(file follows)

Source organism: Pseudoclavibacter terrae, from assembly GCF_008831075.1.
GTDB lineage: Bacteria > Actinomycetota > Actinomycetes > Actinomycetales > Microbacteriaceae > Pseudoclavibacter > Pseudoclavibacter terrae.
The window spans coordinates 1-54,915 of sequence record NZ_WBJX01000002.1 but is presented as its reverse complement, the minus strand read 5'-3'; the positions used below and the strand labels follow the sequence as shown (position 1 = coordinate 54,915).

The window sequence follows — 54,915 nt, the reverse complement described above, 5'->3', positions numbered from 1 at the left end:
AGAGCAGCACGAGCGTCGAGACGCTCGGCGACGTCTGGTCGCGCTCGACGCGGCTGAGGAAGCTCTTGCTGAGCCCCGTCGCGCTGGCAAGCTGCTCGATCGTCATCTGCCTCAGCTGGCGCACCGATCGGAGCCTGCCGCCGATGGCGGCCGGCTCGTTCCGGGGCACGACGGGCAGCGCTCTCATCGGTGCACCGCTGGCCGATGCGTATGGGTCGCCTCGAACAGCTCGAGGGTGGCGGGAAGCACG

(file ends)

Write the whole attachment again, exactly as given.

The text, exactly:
Source organism: Pseudoclavibacter terrae, from assembly GCF_008831075.1.
GTDB lineage: Bacteria > Actinomycetota > Actinomycetes > Actinomycetales > Microbacteriaceae > Pseudoclavibacter > Pseudoclavibacter terrae.
The window spans coordinates 1-54,915 of sequence record NZ_WBJX01000002.1 but is presented as its reverse complement, the minus strand read 5'-3'; the positions used below and the strand labels follow the sequence as shown (position 1 = coordinate 54,915).

The window sequence follows — 54,915 nt, the reverse complement described above, 5'->3', positions numbered from 1 at the left end:
AGAGCAGCACGAGCGTCGAGACGCTCGGCGACGTCTGGTCGCGCTCGACGCGGCTGAGGAAGCTCTTGCTGAGCCCCGTCGCGCTGGCAAGCTGCTCGATCGTCATCTGCCTCAGCTGGCGCACCGATCGGAGCCTGCCGCCGATGGCGGCCGGCTCGTTCCGGGGCACGACGGGCAGCGCTCTCATCGGTGCACCGCTGGCCGATGCGTATGGGTCGCCTCGAACAGCTCGAGGGTGGCGGGAAGCACG